The Settings tab will tell you everything you need to know about your connection and the options at your disposal for your port.
You’ll notice the “Kill switch” option under your connection settings. Be sure to keep that one checked off.
To turn off the VPN, you just pop into the Exit tab and click “Ok.” Simple as piss.
Does Trust.Zone Work on Netflix?
As you may know, Netflix has been blocking VPN services left, right and center. They have taken a vocal stance against piracy and have to restrict regional access to much of their library due to licensing rights with many of their shows and movies unavailable in certain territories.
As such, users are always on the lookout for a VPN that’s able to unblock the Netflix catalogs in the US, American Samoa, Puerto Rico and so forth.
Perhaps due in part to their lack of name recognition (relatively new company whose name isn’t well-known), users are able to access Netflix with ease. It worked perfectly when I tested it out and I was able to stream anything I wanted from the US catalog.
I just selected a compatible server, logged into my Netflix account and Bob’s yer uncle! I was in.
The first thing I saw were the foreign titles pictured above. I clicked on the Will Smith movie and it played without a…Hitch.
While I was pleased with almost everything about my experience with Trust.Zone from their strong encryption and fast speeds to their user-friendly interface and affordability, I did notice one negative aspect to their service:
Limited Customer Support
Many of the best VPNs, like NordVPN, offer 24/7 customer support options such as live chat. This is their way of making sure that their customers are taken care of round the clock and that any hiccups that occur are swiftly resolved.
Alas, this was not the case with Trust.Zone. They offer only a ticketing system for customer support and they’re only available to field your questions or concerns Monday through Friday from 4:00 AM AEST to 2:00 AM AEST.
This could be an issue for a lot of people, depending on where in the world they live.
Additionally, you are able to select the degree of importance, whether it’s a “trivial” matter or a “critical” one.
Once you’ve submitted a question, you’ll see on the dashboard that your ticket has been added.
Fortunately for me, my question was answered in only a few hours, but I could still see how this could inhibit the activity of a user who has a real technical problem that impinges his/her ability to perform a particular time-sensitive online task.
Do I Recommend Trust.Zone?
I definitely do.
After careful review, I can say with confidence that Trust.Zone delivers solid privacy and security, top notch features and rock solid encryption. They are also one of the easiest VPN solutions to use.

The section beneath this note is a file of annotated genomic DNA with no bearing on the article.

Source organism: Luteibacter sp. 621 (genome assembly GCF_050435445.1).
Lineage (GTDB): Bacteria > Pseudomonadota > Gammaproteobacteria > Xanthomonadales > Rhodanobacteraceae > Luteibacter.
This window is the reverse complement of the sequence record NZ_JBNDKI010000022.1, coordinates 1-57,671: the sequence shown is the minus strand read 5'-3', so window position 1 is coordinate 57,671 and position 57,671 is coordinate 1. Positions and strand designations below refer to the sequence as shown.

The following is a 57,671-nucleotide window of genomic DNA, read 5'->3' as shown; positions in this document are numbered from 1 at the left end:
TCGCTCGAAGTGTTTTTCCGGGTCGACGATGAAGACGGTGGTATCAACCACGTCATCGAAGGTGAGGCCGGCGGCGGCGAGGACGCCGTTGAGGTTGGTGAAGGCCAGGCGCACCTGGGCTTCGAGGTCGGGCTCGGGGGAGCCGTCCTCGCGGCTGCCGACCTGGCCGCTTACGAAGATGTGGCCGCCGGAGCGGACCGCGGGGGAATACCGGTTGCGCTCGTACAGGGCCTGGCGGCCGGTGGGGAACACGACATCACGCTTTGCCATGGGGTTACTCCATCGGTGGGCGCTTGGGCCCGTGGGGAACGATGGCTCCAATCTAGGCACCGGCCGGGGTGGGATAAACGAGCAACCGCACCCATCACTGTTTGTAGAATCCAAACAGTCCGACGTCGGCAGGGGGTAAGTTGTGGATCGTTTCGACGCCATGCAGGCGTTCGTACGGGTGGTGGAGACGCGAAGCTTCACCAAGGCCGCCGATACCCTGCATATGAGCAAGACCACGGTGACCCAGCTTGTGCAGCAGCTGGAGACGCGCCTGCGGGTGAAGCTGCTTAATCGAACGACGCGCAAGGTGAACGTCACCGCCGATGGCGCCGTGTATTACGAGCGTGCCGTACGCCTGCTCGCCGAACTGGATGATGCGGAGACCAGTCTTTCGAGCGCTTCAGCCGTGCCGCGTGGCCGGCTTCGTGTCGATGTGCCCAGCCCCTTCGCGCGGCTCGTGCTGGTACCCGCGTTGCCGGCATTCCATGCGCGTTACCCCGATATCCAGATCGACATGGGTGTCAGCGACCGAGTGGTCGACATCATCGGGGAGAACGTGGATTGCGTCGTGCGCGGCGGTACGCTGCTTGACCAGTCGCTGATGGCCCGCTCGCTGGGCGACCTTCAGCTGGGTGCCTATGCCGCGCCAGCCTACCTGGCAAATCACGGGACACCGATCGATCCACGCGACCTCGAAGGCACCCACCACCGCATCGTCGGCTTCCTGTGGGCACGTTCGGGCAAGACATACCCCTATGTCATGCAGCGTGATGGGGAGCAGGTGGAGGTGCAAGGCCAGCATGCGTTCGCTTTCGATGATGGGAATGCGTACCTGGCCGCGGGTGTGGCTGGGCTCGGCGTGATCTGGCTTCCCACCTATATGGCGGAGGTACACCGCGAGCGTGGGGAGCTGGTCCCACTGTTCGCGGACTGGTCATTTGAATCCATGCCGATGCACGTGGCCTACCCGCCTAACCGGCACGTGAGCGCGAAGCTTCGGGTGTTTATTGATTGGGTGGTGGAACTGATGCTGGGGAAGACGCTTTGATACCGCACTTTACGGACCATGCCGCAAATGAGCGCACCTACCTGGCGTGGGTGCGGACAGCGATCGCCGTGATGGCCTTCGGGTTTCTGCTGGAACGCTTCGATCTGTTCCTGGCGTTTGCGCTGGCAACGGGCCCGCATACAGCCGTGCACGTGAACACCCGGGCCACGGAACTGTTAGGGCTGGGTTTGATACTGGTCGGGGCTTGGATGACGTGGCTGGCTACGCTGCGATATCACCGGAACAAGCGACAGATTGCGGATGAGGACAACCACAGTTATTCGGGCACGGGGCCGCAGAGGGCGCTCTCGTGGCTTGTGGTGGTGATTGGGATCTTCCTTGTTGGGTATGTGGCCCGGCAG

Their affordability and widespread availability are an added bonus.
The live feed of their download and upload speeds for each of their servers takes the headache out of struggling to figure out which one to choose.
And given their geographical location, you’ll know that there will be no data retention by the company or third parties.
Compatible with most devices
Adequate ticketing system
Plenty of servers across the globe
Live feedback of speeds for each server
Limited customer support options
Jurisdiction -Where is Trust.Zone headquartered?
Trust.Zone hails from a safe jurisdiction of Seychelles, which is a country free from any data retention laws. This is extremely important because it means that Trust.Zone has no obligation to store logs of user information for any length of time.
In addition, Seychelles is not a part of any surveillance groups such as the five eyes. This intelligence-sharing alliance between multiple countries is a threat to the privacy of civilians falling under the reach of the group. Seychelles is far away from the clutches of Five Eyes, making Trust Zone very safe and veritably trustworthy.
Security – Is Trust.Zone secure?
Yes, Trust.Zone is safe and secure. It uses the OpenVPN is the most sought after protocol in VPNs. It is open-sourced, which means that it is constantly going through updates. Meanwhile, 256-bit encryption has so far proven to be impenetrable.
L2TP is another protocol offered by Trust.Zone but it is somewhat problematic. Hence, I suggest sticking to OpenVPN for optimum security.
Additional Security Features
Other than the core Trust.Zone security features, the provider also offers some extra features for additional security.
Trust.Zone Kill Switch
Trust.Zone has a Kill Switch feature that will prevent your information from leaking out to the web in case your Trust Zone VPN connection drops for any reason.